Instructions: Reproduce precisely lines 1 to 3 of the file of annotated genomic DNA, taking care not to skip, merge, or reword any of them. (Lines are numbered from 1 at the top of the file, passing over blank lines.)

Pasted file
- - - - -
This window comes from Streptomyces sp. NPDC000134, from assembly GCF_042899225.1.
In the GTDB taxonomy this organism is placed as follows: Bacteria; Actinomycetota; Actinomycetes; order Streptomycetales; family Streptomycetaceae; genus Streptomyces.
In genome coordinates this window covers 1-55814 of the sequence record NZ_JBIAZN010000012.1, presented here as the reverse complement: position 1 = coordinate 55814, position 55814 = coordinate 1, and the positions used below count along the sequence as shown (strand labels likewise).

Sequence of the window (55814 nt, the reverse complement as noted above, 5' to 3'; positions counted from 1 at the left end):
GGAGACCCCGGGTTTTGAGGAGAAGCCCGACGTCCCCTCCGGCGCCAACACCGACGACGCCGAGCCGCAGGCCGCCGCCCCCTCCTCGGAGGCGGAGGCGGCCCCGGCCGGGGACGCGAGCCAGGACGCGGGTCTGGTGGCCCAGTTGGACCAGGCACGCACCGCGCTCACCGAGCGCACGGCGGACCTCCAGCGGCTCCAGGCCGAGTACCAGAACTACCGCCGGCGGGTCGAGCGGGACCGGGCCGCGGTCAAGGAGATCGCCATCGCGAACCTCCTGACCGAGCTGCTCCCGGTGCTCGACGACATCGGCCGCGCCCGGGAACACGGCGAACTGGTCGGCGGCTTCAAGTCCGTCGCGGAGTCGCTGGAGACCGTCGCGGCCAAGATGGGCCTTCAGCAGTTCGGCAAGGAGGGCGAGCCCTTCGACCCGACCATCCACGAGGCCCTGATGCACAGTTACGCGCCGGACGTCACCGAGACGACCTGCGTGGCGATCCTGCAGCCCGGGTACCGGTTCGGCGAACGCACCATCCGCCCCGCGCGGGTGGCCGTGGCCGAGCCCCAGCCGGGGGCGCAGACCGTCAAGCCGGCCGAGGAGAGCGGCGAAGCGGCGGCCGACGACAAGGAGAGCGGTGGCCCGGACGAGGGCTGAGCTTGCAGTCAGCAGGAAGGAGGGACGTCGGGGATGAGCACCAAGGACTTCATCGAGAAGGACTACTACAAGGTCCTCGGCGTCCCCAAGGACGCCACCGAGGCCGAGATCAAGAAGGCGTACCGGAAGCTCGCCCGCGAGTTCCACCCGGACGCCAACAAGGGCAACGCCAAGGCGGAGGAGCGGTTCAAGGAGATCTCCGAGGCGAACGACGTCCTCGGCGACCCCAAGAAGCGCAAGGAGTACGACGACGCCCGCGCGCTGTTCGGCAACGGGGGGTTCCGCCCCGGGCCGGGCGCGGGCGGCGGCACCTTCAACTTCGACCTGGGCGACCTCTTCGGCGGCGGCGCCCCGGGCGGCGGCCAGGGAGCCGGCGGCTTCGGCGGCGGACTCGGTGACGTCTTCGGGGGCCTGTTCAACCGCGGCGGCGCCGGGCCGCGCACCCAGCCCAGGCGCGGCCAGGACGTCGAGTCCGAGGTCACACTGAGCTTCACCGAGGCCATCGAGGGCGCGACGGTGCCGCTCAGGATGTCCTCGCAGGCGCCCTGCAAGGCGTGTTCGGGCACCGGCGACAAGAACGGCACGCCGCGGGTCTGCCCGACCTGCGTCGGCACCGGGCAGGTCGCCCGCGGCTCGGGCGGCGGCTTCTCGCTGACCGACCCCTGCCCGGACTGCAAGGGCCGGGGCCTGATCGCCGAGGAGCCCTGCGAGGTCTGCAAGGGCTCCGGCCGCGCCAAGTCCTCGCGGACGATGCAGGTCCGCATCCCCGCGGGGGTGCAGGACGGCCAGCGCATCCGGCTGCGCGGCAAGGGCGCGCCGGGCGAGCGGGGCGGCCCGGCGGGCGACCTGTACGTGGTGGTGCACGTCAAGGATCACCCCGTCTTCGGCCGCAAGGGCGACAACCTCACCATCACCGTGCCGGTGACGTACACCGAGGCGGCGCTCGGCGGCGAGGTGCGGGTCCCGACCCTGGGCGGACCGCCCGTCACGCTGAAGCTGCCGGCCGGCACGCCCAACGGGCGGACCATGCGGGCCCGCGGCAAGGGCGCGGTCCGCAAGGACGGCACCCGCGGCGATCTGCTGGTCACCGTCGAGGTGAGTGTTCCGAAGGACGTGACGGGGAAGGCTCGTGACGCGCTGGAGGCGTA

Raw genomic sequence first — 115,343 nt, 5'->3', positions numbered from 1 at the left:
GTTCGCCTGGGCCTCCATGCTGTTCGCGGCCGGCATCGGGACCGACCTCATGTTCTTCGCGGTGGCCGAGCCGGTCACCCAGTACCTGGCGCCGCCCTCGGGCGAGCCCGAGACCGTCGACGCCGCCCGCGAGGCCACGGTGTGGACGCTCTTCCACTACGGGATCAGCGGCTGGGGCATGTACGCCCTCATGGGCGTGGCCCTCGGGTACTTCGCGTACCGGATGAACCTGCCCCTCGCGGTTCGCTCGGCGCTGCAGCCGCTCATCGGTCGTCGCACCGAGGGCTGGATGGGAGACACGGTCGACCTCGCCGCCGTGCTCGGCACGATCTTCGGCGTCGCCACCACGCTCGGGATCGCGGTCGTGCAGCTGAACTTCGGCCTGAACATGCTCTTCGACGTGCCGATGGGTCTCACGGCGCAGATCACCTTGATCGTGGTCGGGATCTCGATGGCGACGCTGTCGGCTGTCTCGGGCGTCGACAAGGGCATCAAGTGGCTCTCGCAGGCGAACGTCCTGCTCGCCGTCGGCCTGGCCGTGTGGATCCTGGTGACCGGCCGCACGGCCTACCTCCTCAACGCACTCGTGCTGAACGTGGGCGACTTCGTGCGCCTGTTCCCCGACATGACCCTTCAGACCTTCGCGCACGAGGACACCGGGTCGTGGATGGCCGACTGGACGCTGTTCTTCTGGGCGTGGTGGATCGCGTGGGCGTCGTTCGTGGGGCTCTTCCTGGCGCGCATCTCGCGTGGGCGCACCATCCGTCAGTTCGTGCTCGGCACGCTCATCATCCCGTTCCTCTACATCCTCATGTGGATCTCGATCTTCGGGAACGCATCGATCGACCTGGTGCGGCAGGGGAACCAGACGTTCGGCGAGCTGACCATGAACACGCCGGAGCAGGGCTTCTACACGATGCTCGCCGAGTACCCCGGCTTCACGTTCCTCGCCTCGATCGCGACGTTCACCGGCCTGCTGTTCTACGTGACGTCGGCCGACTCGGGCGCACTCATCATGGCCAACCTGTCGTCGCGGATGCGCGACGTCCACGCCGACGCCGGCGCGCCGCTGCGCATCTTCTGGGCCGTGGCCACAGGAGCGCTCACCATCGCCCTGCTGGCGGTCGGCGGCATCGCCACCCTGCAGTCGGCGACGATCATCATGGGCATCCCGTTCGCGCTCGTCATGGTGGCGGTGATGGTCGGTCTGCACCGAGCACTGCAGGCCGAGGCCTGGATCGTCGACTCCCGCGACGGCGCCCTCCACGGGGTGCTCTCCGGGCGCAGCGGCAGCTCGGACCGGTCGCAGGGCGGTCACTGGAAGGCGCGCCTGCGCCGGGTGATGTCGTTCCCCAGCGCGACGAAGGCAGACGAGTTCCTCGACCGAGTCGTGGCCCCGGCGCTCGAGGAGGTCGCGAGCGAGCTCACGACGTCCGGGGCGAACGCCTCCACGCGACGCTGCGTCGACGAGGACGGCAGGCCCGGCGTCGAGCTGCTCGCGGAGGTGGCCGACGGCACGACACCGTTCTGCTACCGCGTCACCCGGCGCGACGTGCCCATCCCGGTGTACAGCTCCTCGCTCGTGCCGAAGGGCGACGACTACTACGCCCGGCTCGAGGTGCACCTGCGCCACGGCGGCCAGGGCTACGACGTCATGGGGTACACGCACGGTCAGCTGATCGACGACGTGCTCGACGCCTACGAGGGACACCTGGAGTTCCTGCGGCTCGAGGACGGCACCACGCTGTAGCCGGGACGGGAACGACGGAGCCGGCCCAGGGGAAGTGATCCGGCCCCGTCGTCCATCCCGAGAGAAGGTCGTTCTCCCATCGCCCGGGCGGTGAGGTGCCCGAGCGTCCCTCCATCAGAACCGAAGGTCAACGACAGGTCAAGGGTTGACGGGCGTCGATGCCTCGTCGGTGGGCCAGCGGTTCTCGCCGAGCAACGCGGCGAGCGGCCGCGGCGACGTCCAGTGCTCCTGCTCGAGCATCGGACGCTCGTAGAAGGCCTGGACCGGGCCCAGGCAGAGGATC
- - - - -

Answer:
This window comes from Streptomyces sp. NPDC000134, from assembly GCF_042899225.1.
In the GTDB taxonomy this organism is placed as follows: Bacteria; Actinomycetota; Actinomycetes; order Streptomycetales; family Streptomycetaceae; genus Streptomyces.
In genome coordinates this window covers 1-55814 of the sequence record NZ_JBIAZN010000012.1, presented here as the reverse complement: position 1 = coordinate 55814, position 55814 = coordinate 1, and the positions used below count along the sequence as shown (strand labels likewise).